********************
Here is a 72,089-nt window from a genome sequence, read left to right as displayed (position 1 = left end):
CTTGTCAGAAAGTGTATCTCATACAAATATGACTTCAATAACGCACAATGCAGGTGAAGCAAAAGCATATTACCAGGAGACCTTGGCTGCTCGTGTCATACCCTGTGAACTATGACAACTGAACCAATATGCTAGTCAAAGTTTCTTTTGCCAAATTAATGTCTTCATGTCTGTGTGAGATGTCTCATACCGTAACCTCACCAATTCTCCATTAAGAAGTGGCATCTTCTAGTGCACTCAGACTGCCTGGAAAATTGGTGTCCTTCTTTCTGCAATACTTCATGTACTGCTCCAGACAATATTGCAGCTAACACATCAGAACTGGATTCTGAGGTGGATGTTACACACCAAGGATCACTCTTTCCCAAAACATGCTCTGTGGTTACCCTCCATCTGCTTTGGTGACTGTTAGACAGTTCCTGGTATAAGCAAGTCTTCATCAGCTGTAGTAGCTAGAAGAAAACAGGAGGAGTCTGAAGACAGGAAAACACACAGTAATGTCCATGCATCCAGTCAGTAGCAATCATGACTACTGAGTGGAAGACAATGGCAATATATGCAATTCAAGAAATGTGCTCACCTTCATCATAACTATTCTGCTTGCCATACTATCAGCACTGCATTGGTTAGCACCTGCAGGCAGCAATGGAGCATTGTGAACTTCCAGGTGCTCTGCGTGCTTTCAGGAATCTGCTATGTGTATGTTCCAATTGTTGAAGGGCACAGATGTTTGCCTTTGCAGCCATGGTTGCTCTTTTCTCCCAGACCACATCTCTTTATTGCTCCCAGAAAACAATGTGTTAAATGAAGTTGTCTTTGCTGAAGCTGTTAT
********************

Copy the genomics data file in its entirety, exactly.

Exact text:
Here is a 72,089-nt window from a genome sequence, read left to right as displayed (position 1 = left end):
CTTGTCAGAAAGTGTATCTCATACAAATATGACTTCAATAACGCACAATGCAGGTGAAGCAAAAGCATATTACCAGGAGACCTTGGCTGCTCGTGTCATACCCTGTGAACTATGACAACTGAACCAATATGCTAGTCAAAGTTTCTTTTGCCAAATTAATGTCTTCATGTCTGTGTGAGATGTCTCATACCGTAACCTCACCAATTCTCCATTAAGAAGTGGCATCTTCTAGTGCACTCAGACTGCCTGGAAAATTGGTGTCCTTCTTTCTGCAATACTTCATGTACTGCTCCAGACAATATTGCAGCTAACACATCAGAACTGGATTCTGAGGTGGATGTTACACACCAAGGATCACTCTTTCCCAAAACATGCTCTGTGGTTACCCTCCATCTGCTTTGGTGACTGTTAGACAGTTCCTGGTATAAGCAAGTCTTCATCAGCTGTAGTAGCTAGAAGAAAACAGGAGGAGTCTGAAGACAGGAAAACACACAGTAATGTCCATGCATCCAGTCAGTAGCAATCATGACTACTGAGTGGAAGACAATGGCAATATATGCAATTCAAGAAATGTGCTCACCTTCATCATAACTATTCTGCTTGCCATACTATCAGCACTGCATTGGTTAGCACCTGCAGGCAGCAATGGAGCATTGTGAACTTCCAGGTGCTCTGCGTGCTTTCAGGAATCTGCTATGTGTATGTTCCAATTGTTGAAGGGCACAGATGTTTGCCTTTGCAGCCATGGTTGCTCTTTTCTCCCAGACCACATCTCTTTATTGCTCCCAGAAAACAATGTGTTAAATGAAGTTGTCTTTGCTGAAGCTGTTAT